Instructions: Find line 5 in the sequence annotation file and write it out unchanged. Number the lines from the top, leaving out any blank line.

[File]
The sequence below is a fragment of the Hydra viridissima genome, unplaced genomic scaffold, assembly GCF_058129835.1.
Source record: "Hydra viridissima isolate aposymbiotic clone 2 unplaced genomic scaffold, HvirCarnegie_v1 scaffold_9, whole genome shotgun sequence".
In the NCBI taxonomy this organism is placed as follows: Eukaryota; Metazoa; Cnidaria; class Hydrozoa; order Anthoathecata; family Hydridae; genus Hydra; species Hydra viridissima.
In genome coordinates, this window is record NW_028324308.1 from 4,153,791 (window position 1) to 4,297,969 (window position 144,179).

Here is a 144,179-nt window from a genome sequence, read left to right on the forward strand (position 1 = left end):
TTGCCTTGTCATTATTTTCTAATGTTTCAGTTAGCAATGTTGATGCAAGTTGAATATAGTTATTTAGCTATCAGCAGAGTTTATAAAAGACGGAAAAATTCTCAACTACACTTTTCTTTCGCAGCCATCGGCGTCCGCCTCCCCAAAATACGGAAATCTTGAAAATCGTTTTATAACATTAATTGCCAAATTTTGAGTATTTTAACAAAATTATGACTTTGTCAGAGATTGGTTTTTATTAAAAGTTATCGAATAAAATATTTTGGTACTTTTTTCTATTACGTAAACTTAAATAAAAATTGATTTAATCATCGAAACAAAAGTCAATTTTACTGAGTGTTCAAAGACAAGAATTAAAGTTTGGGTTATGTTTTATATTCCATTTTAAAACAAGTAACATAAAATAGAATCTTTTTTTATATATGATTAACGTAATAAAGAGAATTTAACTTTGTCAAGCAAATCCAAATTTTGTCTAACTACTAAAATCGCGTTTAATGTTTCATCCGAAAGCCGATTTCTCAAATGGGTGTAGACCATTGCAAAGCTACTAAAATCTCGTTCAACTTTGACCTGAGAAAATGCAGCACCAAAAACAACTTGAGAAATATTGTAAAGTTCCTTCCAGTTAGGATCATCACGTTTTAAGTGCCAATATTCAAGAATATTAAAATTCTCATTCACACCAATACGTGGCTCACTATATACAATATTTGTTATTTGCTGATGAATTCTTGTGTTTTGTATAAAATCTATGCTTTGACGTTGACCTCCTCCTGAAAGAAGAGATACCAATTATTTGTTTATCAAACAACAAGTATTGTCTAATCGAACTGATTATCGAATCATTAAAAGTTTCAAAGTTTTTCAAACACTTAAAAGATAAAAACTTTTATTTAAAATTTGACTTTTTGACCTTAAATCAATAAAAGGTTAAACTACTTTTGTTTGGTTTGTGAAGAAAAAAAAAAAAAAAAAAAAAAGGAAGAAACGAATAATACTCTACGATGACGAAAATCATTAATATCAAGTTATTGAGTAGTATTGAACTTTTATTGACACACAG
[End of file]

Here is a 144,179-nt window from a genome sequence, read left to right on the forward strand (position 1 = left end):